He noted Parsons complained that the major tyre manufacturers worked with each other to set and manipulate the prices for their tyres in South Africa.

“The complaint was that the tyre manufacturers simultaneously adjusted their product prices as and when they liked on the same dates and for the same so-called reasons and that they used clever marketing structures and pricing techniques to disguise their price fixing,” he said.

Search and seizures 

The commission on April 4 2008, after obtaining a warrant, conducted search and seizure operations at the premises of Bridgestone, Dunlop and the SATMC.

Berger said the documents that were seized uncovered evidence that not only corroborated the complaint of Parsons Transport, but also revealed other collusive conduct between the tyre manufacturers.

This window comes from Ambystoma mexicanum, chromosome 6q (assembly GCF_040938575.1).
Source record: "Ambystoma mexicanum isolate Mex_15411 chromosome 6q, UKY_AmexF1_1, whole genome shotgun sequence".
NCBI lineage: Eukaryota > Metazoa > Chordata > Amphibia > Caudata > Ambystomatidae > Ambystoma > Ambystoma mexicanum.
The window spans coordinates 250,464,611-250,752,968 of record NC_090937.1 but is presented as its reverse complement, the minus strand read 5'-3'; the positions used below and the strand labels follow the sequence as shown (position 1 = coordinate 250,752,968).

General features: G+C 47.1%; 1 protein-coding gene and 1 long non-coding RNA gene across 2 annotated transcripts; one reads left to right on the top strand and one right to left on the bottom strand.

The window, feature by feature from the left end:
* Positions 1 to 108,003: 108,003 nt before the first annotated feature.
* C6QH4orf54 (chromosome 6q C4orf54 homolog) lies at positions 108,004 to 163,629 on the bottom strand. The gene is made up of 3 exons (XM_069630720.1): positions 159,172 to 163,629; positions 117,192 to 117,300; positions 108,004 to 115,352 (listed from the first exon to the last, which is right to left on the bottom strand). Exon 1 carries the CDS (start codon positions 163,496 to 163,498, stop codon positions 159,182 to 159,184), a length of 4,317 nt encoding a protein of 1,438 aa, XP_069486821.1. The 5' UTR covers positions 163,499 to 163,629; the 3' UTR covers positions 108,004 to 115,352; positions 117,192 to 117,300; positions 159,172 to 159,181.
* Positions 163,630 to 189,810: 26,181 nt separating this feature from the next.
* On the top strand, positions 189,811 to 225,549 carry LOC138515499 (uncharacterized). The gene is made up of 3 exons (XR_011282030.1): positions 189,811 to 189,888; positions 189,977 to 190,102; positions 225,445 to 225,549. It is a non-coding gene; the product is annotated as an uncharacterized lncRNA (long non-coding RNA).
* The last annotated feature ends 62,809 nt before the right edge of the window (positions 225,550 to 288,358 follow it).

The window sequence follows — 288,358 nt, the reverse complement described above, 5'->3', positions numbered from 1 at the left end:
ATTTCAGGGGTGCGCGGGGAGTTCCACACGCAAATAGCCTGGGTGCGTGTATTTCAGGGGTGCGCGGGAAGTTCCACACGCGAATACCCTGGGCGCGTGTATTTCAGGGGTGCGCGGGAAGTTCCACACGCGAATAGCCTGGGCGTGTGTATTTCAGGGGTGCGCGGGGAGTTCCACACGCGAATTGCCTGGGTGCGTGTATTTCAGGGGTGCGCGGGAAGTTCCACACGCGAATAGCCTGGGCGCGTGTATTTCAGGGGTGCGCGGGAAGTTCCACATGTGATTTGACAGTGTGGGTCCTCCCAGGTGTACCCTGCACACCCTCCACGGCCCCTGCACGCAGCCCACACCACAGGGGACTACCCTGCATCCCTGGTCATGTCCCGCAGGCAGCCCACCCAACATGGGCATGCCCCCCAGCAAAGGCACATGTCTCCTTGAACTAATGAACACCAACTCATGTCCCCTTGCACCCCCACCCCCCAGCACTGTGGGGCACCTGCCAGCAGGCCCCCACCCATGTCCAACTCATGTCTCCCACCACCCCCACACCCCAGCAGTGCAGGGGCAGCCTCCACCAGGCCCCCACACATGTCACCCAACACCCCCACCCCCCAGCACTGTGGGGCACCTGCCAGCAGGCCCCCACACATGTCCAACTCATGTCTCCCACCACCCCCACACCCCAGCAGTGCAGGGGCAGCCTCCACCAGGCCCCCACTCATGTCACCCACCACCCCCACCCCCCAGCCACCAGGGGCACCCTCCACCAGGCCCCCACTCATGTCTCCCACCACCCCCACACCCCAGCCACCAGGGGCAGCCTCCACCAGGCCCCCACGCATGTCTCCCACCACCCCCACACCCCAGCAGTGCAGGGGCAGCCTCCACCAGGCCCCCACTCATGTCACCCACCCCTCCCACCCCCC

He said the commission after investigating the complaint was of the view that the collusive conduct was not only about a price fixing contravention but it included division of markets, collusive tendering and the exchange of competitively sensitive information.

The commission’s investigation also pointed to discussions through the SATMC and the SATMC’s involvement in the cartel conduct, he said.

Berger added that the alleged collusive conduct not only related to the sale of replacement tyres but also to the sale of tyres to vehicle manufacturers and the government and tender price adjustments to be requested from the State Tender Board to ensure the tyre manufacturers received the same percentage increases from the State Tender Board.

He said that Bridgestone, in support of its leniency application, gave the commission information to corroborate the fact that collusive meetings and discussions had indeed taken place.

Berger noted that Bridgestone submitted further information to the commission in 2010 that not only confirmed the Parsons complaint but also provided the commission with evidence that the collusive pricing had started as far back as 1999.

Read: